Condemning the atrocities of the Russian army, Special Representative Patten referred to sexual violence as both biological and psychological warfare. She underscored that the collaborative work which the UN was doing with Ukrainian authorities was focused not only on survivors and their immediate support but simultaneously on the collection and investigation of offenses in order to lay the groundwork for criminal cases and future trials.  “Wartime rape can no longer be dismissed as an inevitable by-product of war,” she insisted.  “It must be recognized by all parties as a crime that can be prevented and punished.”

“Three Russian soldiers raped my mother and sister. The fourth made me watch.” Hundreds of cases of rape by Russian soldiers in Ukraine

Explicitly prohibited by the Geneva Convention, wartime rape is held as a breach of international humanitarian law.  In 1993, The United Nations Security Council established that adherence to the Convention’s statutes was binding in armed conflicts even for non-signatories.  The International Criminal Court expressly classifies rape and sexual violence as a war crime and a crime against humanity in its Rome Statue (the 2002 treaty establishing the framework of the Court), and in 2008, the Security Council likewise ruled in resolution 1820 that such acts constitute international criminal violations.

At the beginning of March, on the referral of 41 countries, the International Criminal Court opened an active investigation into allegations of war crimes and crimes against humanity being committed in Ukraine.  The EU resolution passed in Strasbourg by the European Parliament on 5 May specifically calls for the Court to include crimes of sexual violence in its investigation, stating:

the use of sexual and gender-based violence (GBV) as a weapon is a war crime and should thus be prosecuted according to the provisions of international law and the Rome Statute of the ICC, particularly Articles 7 and 8 thereof, which define rape, sexual slavery, enforced prostitution, forced pregnancy and forced sterilization or any form of sexual violence as crimes against humanity and war crimes and equate them with torture.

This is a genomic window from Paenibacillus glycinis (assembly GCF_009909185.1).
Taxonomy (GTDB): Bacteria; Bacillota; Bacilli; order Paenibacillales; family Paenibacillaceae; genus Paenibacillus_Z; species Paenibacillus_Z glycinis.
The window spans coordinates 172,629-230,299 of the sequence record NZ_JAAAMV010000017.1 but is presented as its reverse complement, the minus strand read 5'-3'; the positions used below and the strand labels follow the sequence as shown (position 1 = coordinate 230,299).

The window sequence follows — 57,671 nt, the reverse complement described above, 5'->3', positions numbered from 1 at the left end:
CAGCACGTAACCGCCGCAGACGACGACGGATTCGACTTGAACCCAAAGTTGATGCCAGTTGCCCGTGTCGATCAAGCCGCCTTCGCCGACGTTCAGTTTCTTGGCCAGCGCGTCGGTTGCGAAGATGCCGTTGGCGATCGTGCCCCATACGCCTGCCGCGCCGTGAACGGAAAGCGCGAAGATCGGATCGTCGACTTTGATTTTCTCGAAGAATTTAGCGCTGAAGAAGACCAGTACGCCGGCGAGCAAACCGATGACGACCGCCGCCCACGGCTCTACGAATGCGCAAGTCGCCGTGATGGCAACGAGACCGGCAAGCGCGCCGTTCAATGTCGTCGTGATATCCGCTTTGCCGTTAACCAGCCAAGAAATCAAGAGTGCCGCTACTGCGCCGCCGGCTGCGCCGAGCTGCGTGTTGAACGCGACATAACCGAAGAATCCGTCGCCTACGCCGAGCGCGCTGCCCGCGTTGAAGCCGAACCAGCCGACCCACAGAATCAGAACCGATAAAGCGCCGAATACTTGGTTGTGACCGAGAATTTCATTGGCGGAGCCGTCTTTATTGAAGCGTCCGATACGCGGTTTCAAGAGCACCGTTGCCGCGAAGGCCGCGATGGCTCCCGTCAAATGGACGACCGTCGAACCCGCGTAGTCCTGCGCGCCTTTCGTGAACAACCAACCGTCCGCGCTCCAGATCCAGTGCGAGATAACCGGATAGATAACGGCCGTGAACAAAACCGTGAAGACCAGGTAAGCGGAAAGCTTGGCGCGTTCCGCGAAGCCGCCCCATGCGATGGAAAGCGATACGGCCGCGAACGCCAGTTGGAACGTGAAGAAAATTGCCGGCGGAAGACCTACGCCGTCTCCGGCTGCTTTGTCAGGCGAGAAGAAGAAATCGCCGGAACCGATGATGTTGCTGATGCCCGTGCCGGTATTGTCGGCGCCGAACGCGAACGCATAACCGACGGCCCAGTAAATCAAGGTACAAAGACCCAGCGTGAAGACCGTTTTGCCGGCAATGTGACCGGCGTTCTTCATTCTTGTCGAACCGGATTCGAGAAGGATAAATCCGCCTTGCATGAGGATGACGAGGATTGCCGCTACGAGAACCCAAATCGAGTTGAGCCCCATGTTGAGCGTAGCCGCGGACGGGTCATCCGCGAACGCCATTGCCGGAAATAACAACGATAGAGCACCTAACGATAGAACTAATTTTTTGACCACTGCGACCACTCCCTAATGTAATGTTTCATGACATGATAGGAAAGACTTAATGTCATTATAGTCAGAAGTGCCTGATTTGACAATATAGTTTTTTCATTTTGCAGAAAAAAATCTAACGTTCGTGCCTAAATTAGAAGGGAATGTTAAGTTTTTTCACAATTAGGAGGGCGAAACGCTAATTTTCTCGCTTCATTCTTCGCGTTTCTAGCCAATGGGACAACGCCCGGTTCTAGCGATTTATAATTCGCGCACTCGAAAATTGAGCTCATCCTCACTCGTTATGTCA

During the debate on the newly-passed resolution, parliamentary members requested the establishment of a liaison office of the European Parliament at the ICC in order to facilitate closer collaboration between the two international bodies.  Further integration efforts would aid in the collection of evidence of sexual assault, allegations of which have been rising rapidly during the nearly three months of the war.

Meeting with Special Representative Patten when the UN official visited Kyiv, Ukraine’s First Deputy Minister of Foreign Affairs, Emine Dzheppar, stated that “Ukrainian law enforcement agencies have opened proceedings over more than 9,000 war crimes committed by servicemen of Russian armed forces and other military formations in Ukraine since February 24, 2022.”

“The facts of torture and sexual violence,” Dzheppar confirmed, “have been established.”

Ukrainians report over 400 cases of rape and other forms of sexual abuse by Russian troops

 Cross-border Complications

The new UN-Ukrainian memorandum covers multiple contingencies for the survivors of sexual assault, addressing medical services, legal assistance, and mental health support.  One aspect that Special Representative Patten specifically addressed was the report of numerous cases of rape and sexual assault against Ukrainian boys and men.  “I am working with the different UN agencies to ensure that there are services adapted to the needs of men and boys because everywhere in many conflict situations, I have observed that there is a lack of [such] services,” she stressed.

Additionally, the urgent need for women’s reproductive health services will also be covered by the provisions of the memorandum.  Confirmations of pregnancies resulting from rapes by Russian soldiers have been increasing.  By the middle of April, the international organization Abortion Support Group stated it had already received 200 calls from Ukrainian women needing advice on abortion services.

The European Parliament’s resolution specifically focuses on this concern and states that because so many

women have been raped during the conflict by the Russian aggressors, access to emergency contraception, post-exposure prophylaxis and safe and legal abortion services in Ukraine and in host and transit countries is crucial.”

The International Planned Parenthood Federation (IPPF) has already dispatched close to 3,000 packets of emergency contraceptives to Ukraine, and the organization has also confirmed that it is distributing medical abortion pills as well as HIV treatments.  The post-rape kits which the UN delivers to sexual assault victims in war zones contain not only emergency contraception but medication preventing STDs, and several shipments of these kits have already been dispatched to Ukrainian sites.  As reported in The Guardian, the UN “has sent 40 metric tonnes (40,000 kg) of reproductive health supplies to Ukraine and 33 Clinical Management of Rape (CMR) and Post-Exposure Prophylaxis (PEP) kits to 19 Hospitals in 10 regions in Ukraine.”

Yet the logistics involved in transporting these supplies are complicated by neighboring EU countries with harsher laws restricting women’s reproductive health.  One IPPF worker explained that in countries such as Hungary, Poland, and Romania, emergency medication is unavailable in the large quantities needed in Ukraine. “We had to procure them from providers in Denmark and the Netherlands,” she explained.